Friday, June 01, 2007

Does it matter what you believe?

I was wandering through the blogosphere...

It always amazes me how one thing can lead to another. I began with a science article in the New York Times, which lead to a great science blog called denialism blog. Specifically to an entry on how to be an effective "crank", which after reading, I understand "crank" means science crackpot with a following! This futher lead me to the blog of an "IDer" which I learned by clicking refers to one who believes in "intelligent design" -- of the universe, not of human societies which would be a much sillier claim.

That ultimately gets me to the comment by a reader of this "Intelligent Design" blog called Uncommon Descent. The reader, after discussing various points made by the young earth advocates (believers in creation 6,000 years ago) versus the old earth advocates (intelligent design believers in creation over billions of years) declared:
"And so I persist in my tendency to accept a young Earth with great caution… fortunately for all of us, in the end it probably doesn’t matter much except that we would all like to know."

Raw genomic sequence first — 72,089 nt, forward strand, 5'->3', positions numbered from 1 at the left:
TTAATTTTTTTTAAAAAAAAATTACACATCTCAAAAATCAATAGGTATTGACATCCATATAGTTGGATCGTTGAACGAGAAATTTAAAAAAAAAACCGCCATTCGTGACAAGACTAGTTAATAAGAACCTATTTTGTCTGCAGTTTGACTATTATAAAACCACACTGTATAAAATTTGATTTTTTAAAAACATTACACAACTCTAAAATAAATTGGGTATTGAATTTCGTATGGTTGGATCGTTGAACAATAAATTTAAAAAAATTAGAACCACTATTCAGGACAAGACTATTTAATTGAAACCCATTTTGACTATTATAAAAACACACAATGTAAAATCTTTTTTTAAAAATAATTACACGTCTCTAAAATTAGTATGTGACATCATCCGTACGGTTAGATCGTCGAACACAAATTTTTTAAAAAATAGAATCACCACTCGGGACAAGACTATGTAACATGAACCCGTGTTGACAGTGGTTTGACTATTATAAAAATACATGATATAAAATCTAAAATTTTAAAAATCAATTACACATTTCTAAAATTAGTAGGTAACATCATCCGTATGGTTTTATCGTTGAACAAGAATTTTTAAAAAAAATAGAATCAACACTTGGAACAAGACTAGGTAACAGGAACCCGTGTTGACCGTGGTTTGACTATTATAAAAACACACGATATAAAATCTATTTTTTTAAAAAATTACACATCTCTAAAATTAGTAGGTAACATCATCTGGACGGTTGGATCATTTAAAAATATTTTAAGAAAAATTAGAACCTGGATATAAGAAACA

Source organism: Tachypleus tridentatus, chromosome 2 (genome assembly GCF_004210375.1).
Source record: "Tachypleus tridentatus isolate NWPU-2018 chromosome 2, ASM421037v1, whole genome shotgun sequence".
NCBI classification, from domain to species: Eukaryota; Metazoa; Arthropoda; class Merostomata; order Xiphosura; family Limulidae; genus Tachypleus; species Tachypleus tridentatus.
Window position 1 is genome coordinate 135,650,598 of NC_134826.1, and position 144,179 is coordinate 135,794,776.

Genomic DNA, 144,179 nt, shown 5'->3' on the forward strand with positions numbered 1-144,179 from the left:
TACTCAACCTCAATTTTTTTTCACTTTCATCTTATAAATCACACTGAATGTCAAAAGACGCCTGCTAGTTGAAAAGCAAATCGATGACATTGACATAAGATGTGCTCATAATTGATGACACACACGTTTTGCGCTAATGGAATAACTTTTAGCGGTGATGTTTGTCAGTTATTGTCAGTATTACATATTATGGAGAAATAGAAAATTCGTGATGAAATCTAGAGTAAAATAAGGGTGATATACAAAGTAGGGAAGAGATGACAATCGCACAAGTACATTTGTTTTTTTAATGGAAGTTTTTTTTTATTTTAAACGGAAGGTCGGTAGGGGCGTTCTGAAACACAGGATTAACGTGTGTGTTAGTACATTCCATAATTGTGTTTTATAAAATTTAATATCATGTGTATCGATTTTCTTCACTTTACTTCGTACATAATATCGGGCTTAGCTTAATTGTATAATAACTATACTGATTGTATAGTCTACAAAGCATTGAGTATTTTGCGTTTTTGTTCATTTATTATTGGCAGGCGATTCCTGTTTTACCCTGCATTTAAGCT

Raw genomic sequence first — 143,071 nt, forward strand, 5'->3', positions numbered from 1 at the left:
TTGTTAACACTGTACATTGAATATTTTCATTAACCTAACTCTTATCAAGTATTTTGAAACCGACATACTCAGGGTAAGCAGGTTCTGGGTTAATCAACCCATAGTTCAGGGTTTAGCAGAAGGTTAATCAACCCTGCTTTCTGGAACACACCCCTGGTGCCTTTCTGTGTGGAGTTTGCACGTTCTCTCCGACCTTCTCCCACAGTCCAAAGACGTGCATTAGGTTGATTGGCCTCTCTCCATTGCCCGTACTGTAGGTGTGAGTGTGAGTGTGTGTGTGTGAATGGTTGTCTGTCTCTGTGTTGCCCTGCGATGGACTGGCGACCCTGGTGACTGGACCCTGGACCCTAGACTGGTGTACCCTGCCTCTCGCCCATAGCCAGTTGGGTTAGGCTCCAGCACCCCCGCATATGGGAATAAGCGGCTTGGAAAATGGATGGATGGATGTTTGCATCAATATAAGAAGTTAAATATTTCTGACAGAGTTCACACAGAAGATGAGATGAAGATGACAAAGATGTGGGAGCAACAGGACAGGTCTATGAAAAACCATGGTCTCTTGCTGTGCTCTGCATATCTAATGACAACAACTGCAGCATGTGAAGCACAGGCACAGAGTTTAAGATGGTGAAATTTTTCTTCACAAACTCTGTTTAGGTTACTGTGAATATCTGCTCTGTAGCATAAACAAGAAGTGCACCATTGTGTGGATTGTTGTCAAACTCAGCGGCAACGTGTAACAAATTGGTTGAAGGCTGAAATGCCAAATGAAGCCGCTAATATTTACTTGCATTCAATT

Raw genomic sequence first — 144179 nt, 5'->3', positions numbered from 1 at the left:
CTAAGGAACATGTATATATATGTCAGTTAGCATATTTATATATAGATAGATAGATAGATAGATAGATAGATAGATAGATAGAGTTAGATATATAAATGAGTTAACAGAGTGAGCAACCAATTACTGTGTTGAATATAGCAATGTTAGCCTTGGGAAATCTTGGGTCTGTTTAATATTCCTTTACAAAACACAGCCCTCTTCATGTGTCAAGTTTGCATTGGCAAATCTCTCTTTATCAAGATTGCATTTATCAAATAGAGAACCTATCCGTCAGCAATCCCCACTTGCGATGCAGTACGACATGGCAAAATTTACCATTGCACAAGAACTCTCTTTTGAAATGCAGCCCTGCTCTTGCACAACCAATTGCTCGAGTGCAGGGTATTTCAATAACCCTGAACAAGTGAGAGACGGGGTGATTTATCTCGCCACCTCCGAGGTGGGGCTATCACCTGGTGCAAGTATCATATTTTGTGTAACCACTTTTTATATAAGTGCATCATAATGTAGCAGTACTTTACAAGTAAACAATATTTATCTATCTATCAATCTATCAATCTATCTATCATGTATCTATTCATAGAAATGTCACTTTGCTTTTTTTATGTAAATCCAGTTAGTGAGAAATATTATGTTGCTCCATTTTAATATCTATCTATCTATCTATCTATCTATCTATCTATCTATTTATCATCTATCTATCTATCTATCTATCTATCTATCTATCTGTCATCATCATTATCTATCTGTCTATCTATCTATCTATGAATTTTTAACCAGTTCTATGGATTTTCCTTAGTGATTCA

And at this point my reading came to a grinding halt, and I had to do some responding! Because it does matter, very much.

What people believe or are willing to learn about the origins of our planet and ourselves has huge consequences for the choices that we make in the present, and the future of all of us.

Young earth creationists not only believe that the earth was created in 6 days, 6,000 years ago, but also believe that resources like oil were created that way, and therefore can either be recreated humans in minutes through simple chemical processses or by nature within days or months, or simply by God by fiat, since that was how it was created in the first place from this viewpoint. The logical consequence of these beliefs?

That is it sinful to conserve oil (or any other natural resources) because attempts to conserve are an expression of doubt in God's power. So, yeah, what you believe about the origins of the universe, earth and man DO matter.

1 comment:

E. R. Dunhill said...

Nice place you have, here. I find an alarming trend among many of the biblical literalists I know, who use disagreement over origins as an attack on the entire wisdom-tradition of Western science. Then falls climate change. It's interesting that there's never any conflict over the mechanics that runs an internal combustion engine, nor the chemistry that yields aspirin.
I also continue to question the conclusion that an omnipotent, omniscient God would be unable to devise a system as simple as evolution.
In truth, I think the majority of the origins debate is about demonstrating adherence to group norms.